Nearshoring software in Latin America Series: 3. Peru
Following up on our previous two articles about nearshoring in Latin America that focused on Ecuador and Colombia, we’re diving a little more south to Peru. Our main objective is to reflect on the nearshoring software potential of Latin American countries for North American clients.
Our expertise as a development company gives us a unique perspective that helps you make educated decisions about your outsourcing partners. Not all countries are alike, and our focus on each, will help you understand the differences.
Peru holds an important place in both Latin American history and in its modern trajectory. It is the country most associated with the Inca Empire and was the seat of the main administrative capital for most of South America during the Spanish colonial period.
In terms of area, Peru is almost the size of Alaska. It is located on the west coast of South America, and shares a border with five countries; Ecuador, Colombia, Brazil, Bolivia, and Chile. Its coastline is a stark desert landscape, while it’s interior is lush and mountainous.
The population of Peru is about 32.5 million which makes it the 42nd most populous country in the world. It has exceptional diversity owing to many years of migration into Peru from other countries including China, Japan, Europe and around Latin America.
It’s the largest urban center is by far the city of Lima, its capital, with about 7.8 million people. It’s next largest city, Arequipa, has about 700,000 people, about 1/10th of the population.
Peru is a republic with a president, a single legislative chamber, or the Congress, and an independent judiciary. The country had been considered authoritarian for many of the past 70 years. It had a reputation for committing a host of civil and human rights abuses from which it is still recovering. Their newest president, Martin Vizcarra, has promised to create more transparency in the government and introduce more democratic reforms.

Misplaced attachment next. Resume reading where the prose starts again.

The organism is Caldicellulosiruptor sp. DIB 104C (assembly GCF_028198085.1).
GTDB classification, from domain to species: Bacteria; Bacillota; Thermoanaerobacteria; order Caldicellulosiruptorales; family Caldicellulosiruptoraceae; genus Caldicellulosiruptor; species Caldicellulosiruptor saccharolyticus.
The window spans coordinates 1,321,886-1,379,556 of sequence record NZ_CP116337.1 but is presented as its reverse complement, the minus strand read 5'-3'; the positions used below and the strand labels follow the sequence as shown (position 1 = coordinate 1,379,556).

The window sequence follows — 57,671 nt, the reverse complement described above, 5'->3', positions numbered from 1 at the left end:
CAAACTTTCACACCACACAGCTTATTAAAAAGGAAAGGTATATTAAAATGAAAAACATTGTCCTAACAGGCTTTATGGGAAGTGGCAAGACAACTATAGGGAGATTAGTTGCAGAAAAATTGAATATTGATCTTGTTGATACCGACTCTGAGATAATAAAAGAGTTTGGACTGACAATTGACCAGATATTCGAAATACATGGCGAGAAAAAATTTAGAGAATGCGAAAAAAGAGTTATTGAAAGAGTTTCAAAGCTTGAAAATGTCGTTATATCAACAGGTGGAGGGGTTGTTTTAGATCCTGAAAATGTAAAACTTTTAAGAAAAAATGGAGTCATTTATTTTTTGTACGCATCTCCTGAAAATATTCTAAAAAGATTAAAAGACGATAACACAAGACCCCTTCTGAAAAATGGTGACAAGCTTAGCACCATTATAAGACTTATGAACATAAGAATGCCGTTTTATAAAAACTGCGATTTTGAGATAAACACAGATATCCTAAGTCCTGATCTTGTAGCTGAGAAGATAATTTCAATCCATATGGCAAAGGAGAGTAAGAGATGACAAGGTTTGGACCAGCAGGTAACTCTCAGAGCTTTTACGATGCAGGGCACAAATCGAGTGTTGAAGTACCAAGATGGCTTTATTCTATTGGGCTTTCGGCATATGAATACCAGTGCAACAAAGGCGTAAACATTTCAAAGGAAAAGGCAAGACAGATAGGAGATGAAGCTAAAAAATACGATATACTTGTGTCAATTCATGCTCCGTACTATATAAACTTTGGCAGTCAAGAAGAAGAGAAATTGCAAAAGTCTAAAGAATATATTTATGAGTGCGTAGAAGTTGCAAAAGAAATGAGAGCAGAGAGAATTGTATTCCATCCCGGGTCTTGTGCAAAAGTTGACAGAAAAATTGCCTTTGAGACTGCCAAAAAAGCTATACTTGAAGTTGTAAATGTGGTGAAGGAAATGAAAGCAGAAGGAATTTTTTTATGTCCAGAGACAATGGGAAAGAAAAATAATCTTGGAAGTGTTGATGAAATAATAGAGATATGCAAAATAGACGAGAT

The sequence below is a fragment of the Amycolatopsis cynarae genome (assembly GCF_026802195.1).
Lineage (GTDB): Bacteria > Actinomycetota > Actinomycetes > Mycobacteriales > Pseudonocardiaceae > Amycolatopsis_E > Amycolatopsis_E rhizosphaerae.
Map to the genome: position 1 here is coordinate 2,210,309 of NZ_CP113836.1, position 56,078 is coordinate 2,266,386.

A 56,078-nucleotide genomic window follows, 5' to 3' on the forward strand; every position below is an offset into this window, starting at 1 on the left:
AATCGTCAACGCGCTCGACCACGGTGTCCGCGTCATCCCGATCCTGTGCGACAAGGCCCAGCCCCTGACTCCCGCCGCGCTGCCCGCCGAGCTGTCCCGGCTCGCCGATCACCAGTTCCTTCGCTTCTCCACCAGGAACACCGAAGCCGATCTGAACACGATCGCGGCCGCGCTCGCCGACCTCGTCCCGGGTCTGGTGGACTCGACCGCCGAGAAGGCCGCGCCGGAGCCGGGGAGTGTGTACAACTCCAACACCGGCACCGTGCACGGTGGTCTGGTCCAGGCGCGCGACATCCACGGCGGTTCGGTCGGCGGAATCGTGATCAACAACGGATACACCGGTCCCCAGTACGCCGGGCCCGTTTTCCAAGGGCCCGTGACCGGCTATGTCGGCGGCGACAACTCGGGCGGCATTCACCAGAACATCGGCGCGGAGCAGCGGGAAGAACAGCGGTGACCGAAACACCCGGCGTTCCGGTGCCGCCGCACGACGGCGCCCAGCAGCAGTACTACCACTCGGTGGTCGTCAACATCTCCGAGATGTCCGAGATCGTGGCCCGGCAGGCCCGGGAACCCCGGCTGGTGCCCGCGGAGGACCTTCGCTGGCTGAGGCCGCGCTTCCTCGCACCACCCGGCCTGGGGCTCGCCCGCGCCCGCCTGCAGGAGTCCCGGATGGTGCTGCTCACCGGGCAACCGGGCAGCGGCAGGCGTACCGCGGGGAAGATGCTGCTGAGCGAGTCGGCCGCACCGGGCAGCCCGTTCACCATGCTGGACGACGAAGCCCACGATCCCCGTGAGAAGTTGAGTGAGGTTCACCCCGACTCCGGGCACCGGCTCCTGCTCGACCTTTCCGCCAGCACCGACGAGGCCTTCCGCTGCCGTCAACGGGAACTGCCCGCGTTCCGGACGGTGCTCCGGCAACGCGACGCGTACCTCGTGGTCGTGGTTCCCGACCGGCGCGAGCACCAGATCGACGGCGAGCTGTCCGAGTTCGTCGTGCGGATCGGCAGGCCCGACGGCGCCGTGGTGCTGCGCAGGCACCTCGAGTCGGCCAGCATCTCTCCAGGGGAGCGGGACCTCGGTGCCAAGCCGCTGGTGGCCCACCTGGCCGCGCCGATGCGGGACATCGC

Advantages of Nearshoring software in Peru
As with many countries in Latin America, low cost makes Peru an attractive place to do business. The dollar is worth about 3 times as much as the Sol, Peru’s currency, which is relatively stable. IT specialists, on average, have relatively low salaries, which makes it an attractive place to outsource.
The country has made strides in getting people connected to the internet in the past decades. At this point, almost half the country has some form of internet connection which is a vast improvement over its previous statistic.
As with both Ecuador and Colombia, Peru’s time zones are the same as the East Coast of the US. This makes communication with the countries of North America easier to coordinate.
Disadvantages of Nearshoring in Peru
The country as a whole has low levels of education meaning that it could be difficult to find trained IT staff. You may encounter nearshoring operations that have staff that are simply unfamiliar with the technology that you utilize in your operation. While this situation is starting to improve, it is still a major hurdle to Peru’s prevalence as a center for software development.
Peru has a problem with English. While it’s not personal–they are already juggling several official languages–it does affect the levels of interaction with North American clients. Traditionally, Peru has been a useful call center location for Spanish speakers in the US because their Spanish accent is relatively neutral.
As mentioned before, Peru has a history of authoritarian regimes that committed atrocities against its people, including exploitation and even murder of dissidents and is currently labeled a “flawed democracy.” There had also been an anti-government insurgency for many years that were quite violent relative to the rest of Latin America. Despite that, the government has made strides in developing their democracy and is currently trying to reform what many consider to be a corrupt judiciary branch.
While the costs in Peru are low, it seems to have lost steam in the nearshoring software sector. About 10 years ago, it was the darling of the nearshoring world, but it’s problems with education, English, and political instability may have had an effect on companies that chose to open operations there. While it’s economy struggles to pick itself back up, this may be a place to look to in the future.